I have much less experience with Dutch pancakes than with waffles. There’s a restaurant in London that specializes in Dutch-style crepes (pannenkoeken in Dutch), which I never had but which are apparently similar to the French version, only a bit thicker, and in the Netherlands they are more often served in a pannenkoekenhuis (pancake house - like IHOP only good) than on the street. Like French crepes, they can be sweet or savory. I saw quite a few pancake houses in Amsterdam, but haven't run across any in Maastricht yet. Update: there's one on the Vriijthoff square, where the Wednesday and Friday markets are. If I ever get a chance to eat there I'll report back.

Another Dutch speciality are the little puffed pancakes called poffertjes (I think you pronounce the “j” as a “y”), made to be a sweet snack topped with confectioner’s sugar, chocolate sauce, fruit sauce, etc. These I actually tried in London at the Christmas market that set up along the Thames from November through December. They were quite cute, made in a special griddle with little round pockets in it and flipped with a fork-like object. I’ve seen them packaged in supermarkets here, but I’m sure they don’t compare with the fresh ones.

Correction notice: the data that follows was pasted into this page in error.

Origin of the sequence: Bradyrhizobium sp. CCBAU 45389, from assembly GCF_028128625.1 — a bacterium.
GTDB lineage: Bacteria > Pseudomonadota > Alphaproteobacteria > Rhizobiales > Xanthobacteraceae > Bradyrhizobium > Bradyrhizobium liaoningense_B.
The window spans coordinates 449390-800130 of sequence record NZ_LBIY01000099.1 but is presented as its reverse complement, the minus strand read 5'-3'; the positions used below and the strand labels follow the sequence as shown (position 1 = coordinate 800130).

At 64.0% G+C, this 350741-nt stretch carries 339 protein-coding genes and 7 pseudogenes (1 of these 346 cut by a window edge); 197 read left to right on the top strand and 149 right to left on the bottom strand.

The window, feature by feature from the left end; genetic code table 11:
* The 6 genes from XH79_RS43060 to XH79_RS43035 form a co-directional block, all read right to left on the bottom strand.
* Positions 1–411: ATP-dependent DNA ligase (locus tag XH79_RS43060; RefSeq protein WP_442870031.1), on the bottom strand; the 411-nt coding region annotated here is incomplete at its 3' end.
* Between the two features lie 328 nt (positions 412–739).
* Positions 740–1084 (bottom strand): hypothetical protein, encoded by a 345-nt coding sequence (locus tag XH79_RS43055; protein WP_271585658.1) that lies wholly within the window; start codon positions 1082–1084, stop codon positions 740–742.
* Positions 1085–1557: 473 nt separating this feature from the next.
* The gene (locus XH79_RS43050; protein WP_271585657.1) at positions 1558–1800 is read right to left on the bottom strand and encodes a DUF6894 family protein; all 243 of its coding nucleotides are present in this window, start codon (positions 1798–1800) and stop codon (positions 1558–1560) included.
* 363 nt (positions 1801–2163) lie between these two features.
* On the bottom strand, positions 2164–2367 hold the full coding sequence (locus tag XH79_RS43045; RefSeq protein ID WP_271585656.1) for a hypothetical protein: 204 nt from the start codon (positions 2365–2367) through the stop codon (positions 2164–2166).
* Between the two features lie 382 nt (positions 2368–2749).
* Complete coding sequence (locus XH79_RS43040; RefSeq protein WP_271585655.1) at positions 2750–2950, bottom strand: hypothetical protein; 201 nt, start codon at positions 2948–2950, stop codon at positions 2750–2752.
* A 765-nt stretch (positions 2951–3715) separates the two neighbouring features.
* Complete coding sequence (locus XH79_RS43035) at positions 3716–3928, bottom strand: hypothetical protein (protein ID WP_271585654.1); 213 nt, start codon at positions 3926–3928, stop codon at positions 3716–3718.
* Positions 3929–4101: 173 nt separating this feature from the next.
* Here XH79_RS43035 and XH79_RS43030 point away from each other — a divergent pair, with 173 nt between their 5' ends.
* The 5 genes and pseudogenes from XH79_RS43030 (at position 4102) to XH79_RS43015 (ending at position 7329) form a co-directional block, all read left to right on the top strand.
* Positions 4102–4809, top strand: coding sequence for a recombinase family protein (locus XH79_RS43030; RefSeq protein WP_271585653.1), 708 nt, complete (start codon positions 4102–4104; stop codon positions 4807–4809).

Finally, many of you in the States have probably heard of a “Dutch baby,” a large pancake cooked in a buttered skillet in the oven til it puffs impressively, often made with apples and/or lemon juice. As far as I know, this treat is not actually Dutch in origin, but American, and the word Dutch in its name refers to Pennsylvania Dutch, a group of immigrants in America who are also not actually Dutch, but German, and who supposedly created this treat. So if you've had a Dutch baby and thought you were getting a traditional Dutch speciality, you weren't. Sorry.